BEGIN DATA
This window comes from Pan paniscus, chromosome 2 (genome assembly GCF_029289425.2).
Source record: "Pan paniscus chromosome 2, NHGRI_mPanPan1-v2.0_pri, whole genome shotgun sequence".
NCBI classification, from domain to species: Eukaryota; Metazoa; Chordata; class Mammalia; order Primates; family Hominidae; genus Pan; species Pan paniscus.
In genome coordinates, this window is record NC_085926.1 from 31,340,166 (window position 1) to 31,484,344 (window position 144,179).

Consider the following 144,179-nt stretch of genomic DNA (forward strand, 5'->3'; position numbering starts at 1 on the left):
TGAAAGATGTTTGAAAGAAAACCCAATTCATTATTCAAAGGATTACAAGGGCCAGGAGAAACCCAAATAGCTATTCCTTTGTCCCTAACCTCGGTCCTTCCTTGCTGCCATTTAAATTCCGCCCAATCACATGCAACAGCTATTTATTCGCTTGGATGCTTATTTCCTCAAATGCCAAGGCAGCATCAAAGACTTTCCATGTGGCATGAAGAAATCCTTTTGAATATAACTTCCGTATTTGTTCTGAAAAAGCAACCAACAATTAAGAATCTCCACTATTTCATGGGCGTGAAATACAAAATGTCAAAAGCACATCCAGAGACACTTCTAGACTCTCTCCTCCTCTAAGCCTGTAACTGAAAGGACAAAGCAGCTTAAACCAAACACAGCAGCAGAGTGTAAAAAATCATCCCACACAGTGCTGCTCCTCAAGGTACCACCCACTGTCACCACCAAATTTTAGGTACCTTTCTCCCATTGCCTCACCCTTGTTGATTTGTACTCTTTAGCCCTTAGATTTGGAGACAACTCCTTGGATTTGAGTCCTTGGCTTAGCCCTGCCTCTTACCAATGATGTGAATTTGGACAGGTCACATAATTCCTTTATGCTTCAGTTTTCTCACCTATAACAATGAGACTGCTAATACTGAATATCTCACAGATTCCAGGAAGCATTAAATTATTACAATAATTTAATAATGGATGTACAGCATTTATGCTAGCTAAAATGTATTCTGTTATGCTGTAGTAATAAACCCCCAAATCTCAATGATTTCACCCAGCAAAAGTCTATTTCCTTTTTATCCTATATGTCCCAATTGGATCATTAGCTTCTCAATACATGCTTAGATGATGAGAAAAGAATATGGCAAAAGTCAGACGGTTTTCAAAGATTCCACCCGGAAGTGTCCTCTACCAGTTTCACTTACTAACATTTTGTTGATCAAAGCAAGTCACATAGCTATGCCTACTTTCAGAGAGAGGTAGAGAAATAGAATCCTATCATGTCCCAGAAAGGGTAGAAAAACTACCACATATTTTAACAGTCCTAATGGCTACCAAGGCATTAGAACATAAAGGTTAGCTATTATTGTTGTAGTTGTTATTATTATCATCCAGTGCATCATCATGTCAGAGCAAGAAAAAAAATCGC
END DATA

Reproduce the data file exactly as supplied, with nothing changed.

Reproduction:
This window comes from Pan paniscus, chromosome 2 (genome assembly GCF_029289425.2).
Source record: "Pan paniscus chromosome 2, NHGRI_mPanPan1-v2.0_pri, whole genome shotgun sequence".
NCBI classification, from domain to species: Eukaryota; Metazoa; Chordata; class Mammalia; order Primates; family Hominidae; genus Pan; species Pan paniscus.
In genome coordinates, this window is record NC_085926.1 from 31,340,166 (window position 1) to 31,484,344 (window position 144,179).

Consider the following 144,179-nt stretch of genomic DNA (forward strand, 5'->3'; position numbering starts at 1 on the left):
TGAAAGATGTTTGAAAGAAAACCCAATTCATTATTCAAAGGATTACAAGGGCCAGGAGAAACCCAAATAGCTATTCCTTTGTCCCTAACCTCGGTCCTTCCTTGCTGCCATTTAAATTCCGCCCAATCACATGCAACAGCTATTTATTCGCTTGGATGCTTATTTCCTCAAATGCCAAGGCAGCATCAAAGACTTTCCATGTGGCATGAAGAAATCCTTTTGAATATAACTTCCGTATTTGTTCTGAAAAAGCAACCAACAATTAAGAATCTCCACTATTTCATGGGCGTGAAATACAAAATGTCAAAAGCACATCCAGAGACACTTCTAGACTCTCTCCTCCTCTAAGCCTGTAACTGAAAGGACAAAGCAGCTTAAACCAAACACAGCAGCAGAGTGTAAAAAATCATCCCACACAGTGCTGCTCCTCAAGGTACCACCCACTGTCACCACCAAATTTTAGGTACCTTTCTCCCATTGCCTCACCCTTGTTGATTTGTACTCTTTAGCCCTTAGATTTGGAGACAACTCCTTGGATTTGAGTCCTTGGCTTAGCCCTGCCTCTTACCAATGATGTGAATTTGGACAGGTCACATAATTCCTTTATGCTTCAGTTTTCTCACCTATAACAATGAGACTGCTAATACTGAATATCTCACAGATTCCAGGAAGCATTAAATTATTACAATAATTTAATAATGGATGTACAGCATTTATGCTAGCTAAAATGTATTCTGTTATGCTGTAGTAATAAACCCCCAAATCTCAATGATTTCACCCAGCAAAAGTCTATTTCCTTTTTATCCTATATGTCCCAATTGGATCATTAGCTTCTCAATACATGCTTAGATGATGAGAAAAGAATATGGCAAAAGTCAGACGGTTTTCAAAGATTCCACCCGGAAGTGTCCTCTACCAGTTTCACTTACTAACATTTTGTTGATCAAAGCAAGTCACATAGCTATGCCTACTTTCAGAGAGAGGTAGAGAAATAGAATCCTATCATGTCCCAGAAAGGGTAGAAAAACTACCACATATTTTAACAGTCCTAATGGCTACCAAGGCATTAGAACATAAAGGTTAGCTATTATTGTTGTAGTTGTTATTATTATCATCCAGTGCATCATCATGTCAGAGCAAGAAAAAAAATCGC